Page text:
Our guest conductor, Bruce Hangen, also was very complimentary in his thanks for our work.  He was respectful in his requests, gave us not only the instructions to what he wanted but why, was always quick to get back to us with answers to our questions, and was just generally easy-going to work with.  A real pro.

The icing on the cake was when our music director, Jaap van Zweden, celebrating his first year with the orchestra by throwing a fantastic party, specifically called up those of us on the tour from operations, stage crew, and library to thank in front of the whole orchestra, administration, and the festival directors.  It was a complete surprise and so generous.  I was, as they say in the UK, gobsmacked.  Wow!

So I’m going to take a risk and give a respectful reminder to all the conductors out there (knowing full well that I will be working for or with some of you in the future) and say this:  please take a cue from your colleagues at the Dallas Symphony and remember to thank your librarians.  I am lucky to work with conductors that appreciate what we do, and it certainly gives me a new bounce in my step to hear it from them.  You know, our goal is the same as yours – to create the best performance possible.  We want to do our job at the highest standard so you can perform at your peak.  Beyond the professional commitment, though, we often work very hard for you personally.  We get to know you, what you like and don’t, what you expect, what your musical style is, and we try to anticipate what you personally will need from us artistically.   When you notice that and sincerely thank us, it makes us want to work that much harder for you in the future.  A win-win for everyone.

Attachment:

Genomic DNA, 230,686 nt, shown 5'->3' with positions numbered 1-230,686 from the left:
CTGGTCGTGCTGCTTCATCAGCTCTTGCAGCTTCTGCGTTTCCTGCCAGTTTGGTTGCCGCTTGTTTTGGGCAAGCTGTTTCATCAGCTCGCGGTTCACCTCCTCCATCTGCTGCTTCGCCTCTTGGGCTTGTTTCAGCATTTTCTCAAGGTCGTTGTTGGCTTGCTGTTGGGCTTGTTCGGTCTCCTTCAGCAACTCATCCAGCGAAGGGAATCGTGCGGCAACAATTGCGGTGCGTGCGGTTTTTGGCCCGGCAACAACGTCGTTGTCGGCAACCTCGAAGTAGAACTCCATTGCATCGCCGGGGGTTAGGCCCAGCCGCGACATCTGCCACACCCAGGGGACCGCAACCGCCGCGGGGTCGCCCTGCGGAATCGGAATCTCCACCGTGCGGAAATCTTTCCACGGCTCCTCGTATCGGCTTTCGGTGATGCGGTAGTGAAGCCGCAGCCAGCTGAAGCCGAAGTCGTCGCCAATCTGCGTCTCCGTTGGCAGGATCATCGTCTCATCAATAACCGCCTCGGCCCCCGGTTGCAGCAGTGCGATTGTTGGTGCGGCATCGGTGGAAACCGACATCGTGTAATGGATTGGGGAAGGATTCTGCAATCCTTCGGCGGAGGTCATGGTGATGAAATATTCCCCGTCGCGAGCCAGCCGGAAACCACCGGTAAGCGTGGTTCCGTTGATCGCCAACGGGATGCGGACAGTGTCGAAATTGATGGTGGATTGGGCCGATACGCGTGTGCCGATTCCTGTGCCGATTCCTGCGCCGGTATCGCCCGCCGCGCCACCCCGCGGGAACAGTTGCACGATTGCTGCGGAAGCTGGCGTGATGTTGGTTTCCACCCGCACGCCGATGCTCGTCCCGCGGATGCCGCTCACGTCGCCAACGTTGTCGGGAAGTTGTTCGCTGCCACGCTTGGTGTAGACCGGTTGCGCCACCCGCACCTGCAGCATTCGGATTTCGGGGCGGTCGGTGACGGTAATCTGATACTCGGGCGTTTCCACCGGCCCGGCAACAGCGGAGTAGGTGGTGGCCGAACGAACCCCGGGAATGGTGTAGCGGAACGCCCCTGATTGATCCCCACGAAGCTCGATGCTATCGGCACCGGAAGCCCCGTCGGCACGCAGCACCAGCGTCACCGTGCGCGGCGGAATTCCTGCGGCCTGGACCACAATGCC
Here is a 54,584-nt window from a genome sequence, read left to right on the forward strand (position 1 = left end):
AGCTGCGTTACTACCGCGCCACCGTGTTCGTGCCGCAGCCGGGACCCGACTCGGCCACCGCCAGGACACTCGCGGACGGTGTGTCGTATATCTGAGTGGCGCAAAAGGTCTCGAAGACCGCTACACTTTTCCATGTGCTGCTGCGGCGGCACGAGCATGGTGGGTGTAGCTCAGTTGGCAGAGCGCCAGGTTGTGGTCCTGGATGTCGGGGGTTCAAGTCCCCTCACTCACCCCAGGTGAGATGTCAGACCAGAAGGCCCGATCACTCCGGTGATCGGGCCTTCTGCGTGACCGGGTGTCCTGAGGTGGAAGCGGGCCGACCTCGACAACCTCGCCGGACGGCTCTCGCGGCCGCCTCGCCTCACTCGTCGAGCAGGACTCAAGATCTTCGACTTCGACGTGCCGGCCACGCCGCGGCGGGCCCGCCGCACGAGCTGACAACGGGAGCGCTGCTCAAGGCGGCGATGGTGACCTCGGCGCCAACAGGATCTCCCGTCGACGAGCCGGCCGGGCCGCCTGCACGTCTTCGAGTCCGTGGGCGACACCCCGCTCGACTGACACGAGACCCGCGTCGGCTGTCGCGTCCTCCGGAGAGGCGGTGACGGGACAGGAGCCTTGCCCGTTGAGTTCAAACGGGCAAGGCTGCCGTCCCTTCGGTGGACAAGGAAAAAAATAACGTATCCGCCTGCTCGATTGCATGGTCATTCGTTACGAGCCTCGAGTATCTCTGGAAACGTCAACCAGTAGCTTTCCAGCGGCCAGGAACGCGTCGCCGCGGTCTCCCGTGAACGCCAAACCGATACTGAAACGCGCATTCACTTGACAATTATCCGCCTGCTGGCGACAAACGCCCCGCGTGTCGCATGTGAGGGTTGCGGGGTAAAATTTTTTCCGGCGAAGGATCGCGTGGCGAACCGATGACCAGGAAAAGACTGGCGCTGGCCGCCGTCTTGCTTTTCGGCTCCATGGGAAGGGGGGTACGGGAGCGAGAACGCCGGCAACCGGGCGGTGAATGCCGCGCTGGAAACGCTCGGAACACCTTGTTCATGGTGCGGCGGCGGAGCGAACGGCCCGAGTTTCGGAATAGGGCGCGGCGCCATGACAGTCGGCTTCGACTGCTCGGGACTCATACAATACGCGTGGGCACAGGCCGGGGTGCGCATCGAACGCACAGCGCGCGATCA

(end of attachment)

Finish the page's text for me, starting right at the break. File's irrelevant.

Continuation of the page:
3 Responses to 'Wow!'

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  1. Susan Pejovich said,

    Dear Karen-
    I heartily second the thanks and praise you received this past couple of weeks for the tons of music our DSO library managed to juggle. It is so nice to be thanked in public, and you and Mark do deserve special mention for your commitment to put clean, legible parts in the folders and on our stands in enough time for us to learn it before the next wave of notes appears.
    We know our library cares A LOT and we appreciate you.


  2. kschnack said,

    Susan, thanks so much for your gracious comment and kind words, it means alot! K

  3. Esc-ola said,

    It is indeed seldom we librarians get to shine in the spotlight. I think my latest was about four years ago, when my then-MD was conducting a light classics program, which included the Carousel Waltz. The R&H had already re-engraved the set, but for a reason or another, their European agent sent us the old m/s parts. All who have experienced the old set know what I’m talking about: the accordeon folded waltzing nightmare. Apparently the MD got so mad about the first horn part (about 24 accordeon-folded pages, which he thought was principally wrong) that after the performance of the Waltz, he took the part and threw it open – the whole 3 meters/10 feet of the part – onto the audience yelling something about poopish parts and how is anyone supposed to playing from that kind of madness! Later he apologized me of his behavior. (Disclaimer: the hornist didn’t think it was overly challenging with the page turns, but alas, the conductors…)